California Department of Fish and Wildlife
Vernal pool among oak trees. Photo courtesy of Dan and Raymond.

Conservation and Mitigation Banking
What Lands are Appropriate for Banking?

Bank sponsors should carefully select proposed bank sites to assure they will provide the maximum conservation value and sustainable mitigation for sensitive species, habitats, and wetlands impacts. The CDFW Regional Banking Coordinator in the area of your bank is a great resource when considering where to locate a prospective bank. Bank sites that encompass the following features are encouraged by CDFW:

  • Support significant, high value biological resources, or where restoration is planned and feasible.
  • Contribute to a regional reserve system, conceptual area protection plan, or recovery strategy.
  • Are of sufficient size, are connected to other conserved lands, and that support contiguous habitat that will sustain their long-term biological integrity and viability.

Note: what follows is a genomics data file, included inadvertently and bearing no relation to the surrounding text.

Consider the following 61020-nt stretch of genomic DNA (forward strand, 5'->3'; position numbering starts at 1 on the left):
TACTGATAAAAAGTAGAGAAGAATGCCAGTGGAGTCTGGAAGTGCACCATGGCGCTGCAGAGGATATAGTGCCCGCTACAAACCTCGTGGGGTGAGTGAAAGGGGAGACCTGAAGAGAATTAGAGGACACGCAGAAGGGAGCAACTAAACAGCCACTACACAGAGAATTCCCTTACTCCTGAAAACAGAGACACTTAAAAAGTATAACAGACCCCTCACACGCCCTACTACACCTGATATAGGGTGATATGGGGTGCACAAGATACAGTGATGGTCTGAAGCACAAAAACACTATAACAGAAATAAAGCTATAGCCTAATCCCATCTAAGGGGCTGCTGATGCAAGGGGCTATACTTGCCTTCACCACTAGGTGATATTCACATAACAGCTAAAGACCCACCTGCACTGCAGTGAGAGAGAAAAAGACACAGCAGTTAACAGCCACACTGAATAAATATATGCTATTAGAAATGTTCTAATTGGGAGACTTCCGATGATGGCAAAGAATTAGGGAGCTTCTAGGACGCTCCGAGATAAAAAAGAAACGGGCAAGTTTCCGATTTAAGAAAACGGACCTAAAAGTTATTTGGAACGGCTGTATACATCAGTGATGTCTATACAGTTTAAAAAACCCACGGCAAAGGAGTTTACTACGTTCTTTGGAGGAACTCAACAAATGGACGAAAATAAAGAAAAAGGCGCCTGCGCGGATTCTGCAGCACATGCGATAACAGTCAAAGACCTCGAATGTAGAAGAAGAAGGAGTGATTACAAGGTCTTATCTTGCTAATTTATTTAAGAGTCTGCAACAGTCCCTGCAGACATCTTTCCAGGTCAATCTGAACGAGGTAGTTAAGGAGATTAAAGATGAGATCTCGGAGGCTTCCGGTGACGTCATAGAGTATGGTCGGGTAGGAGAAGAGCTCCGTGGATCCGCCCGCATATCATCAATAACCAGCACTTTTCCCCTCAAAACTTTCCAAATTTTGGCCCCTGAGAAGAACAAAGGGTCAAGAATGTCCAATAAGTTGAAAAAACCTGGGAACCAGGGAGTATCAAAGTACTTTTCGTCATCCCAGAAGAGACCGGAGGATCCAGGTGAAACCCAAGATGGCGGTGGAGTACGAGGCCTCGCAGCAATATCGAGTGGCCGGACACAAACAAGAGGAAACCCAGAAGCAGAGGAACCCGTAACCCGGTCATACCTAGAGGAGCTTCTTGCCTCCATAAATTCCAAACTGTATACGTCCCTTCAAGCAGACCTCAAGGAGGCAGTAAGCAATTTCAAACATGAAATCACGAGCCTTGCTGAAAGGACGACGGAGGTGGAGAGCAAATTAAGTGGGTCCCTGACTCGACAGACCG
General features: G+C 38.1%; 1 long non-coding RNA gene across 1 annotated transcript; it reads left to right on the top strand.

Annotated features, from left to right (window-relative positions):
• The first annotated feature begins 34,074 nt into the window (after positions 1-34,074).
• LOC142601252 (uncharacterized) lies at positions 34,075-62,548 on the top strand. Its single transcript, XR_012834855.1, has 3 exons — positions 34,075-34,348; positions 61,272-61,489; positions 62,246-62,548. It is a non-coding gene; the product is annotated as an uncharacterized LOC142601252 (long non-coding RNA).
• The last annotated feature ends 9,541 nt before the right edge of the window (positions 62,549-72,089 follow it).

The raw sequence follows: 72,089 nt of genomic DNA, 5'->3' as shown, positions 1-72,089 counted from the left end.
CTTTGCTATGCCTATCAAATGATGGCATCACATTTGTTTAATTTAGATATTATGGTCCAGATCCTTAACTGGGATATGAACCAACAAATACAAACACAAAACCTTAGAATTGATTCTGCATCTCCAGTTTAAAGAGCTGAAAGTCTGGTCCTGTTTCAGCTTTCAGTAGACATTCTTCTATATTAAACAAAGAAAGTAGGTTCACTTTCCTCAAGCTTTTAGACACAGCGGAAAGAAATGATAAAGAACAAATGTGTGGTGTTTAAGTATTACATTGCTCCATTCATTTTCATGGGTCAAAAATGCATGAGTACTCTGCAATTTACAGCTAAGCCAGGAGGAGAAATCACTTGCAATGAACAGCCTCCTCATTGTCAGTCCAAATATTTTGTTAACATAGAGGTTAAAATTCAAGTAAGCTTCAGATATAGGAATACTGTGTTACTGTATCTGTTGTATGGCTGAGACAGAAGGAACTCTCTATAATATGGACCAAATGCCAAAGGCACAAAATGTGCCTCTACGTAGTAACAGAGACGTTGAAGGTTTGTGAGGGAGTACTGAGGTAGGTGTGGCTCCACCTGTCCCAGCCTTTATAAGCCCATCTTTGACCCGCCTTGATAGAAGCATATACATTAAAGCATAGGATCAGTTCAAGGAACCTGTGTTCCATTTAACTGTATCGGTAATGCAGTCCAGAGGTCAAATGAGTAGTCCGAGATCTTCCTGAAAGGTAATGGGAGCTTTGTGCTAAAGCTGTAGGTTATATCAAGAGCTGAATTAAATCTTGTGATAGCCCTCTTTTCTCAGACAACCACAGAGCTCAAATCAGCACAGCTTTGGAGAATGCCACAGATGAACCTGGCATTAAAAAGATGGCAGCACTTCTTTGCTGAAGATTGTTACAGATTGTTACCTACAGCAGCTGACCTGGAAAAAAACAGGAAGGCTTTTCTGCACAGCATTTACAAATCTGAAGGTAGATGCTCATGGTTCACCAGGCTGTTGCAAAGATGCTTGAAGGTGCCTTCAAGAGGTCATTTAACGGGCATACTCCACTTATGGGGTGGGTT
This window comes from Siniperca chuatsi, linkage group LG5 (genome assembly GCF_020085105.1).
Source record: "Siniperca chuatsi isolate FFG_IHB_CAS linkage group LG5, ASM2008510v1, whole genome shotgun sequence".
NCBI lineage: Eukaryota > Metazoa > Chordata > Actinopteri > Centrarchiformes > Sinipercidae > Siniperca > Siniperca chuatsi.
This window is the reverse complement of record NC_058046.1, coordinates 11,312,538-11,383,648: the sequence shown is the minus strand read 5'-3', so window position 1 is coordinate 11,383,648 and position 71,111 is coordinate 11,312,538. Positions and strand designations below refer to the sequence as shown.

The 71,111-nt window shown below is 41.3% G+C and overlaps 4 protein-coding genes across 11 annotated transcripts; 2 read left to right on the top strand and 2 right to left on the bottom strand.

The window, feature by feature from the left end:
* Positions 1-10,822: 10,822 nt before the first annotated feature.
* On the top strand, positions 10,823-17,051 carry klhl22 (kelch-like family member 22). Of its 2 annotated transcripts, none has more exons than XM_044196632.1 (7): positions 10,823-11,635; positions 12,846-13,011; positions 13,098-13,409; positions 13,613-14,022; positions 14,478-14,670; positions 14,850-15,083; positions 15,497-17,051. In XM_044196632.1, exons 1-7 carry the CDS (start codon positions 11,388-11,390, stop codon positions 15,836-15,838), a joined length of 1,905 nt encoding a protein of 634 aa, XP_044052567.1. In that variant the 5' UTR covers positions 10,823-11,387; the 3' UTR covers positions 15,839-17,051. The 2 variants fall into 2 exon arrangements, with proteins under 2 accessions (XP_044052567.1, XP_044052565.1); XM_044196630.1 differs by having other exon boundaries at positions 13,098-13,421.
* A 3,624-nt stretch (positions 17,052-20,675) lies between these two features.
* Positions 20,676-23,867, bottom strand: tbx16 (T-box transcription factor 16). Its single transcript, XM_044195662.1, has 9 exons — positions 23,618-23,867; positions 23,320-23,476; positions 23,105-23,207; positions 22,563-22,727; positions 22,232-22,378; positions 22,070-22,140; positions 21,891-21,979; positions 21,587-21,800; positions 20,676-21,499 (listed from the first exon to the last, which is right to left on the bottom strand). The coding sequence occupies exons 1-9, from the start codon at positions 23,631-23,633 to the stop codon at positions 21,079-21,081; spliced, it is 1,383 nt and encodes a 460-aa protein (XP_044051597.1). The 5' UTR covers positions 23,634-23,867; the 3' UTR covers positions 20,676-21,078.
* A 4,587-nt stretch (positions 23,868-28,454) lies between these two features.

Generally, lands that meet one or more of the following criteria are not appropriate for conservation/mitigation banking:

  • Department owned or conserved lands.
  • Land used as mitigation for a previous project(s).
  • Land already designated or dedicated for passive park or open space use, where that use is generally compatible with sustaining biological values.
  • Land purchased for designated purposes which are not consistent with habitat preservation, where the use of the land is irrevocably limited to the incompatible activity (e.g., lands purchased for roads, landfills, etc.).
  • Land acquired by a public entity (e.g., with State Bond Act funds) or provided to a jurisdiction for park or natural open space purposes. These criteria excludes land purchased by state and local agencies specifically for the purposes of mitigation or mitigation banking assuming the funding source is appropriate.
  • Lands with existing easements that are incompatible with the purposes of the bank.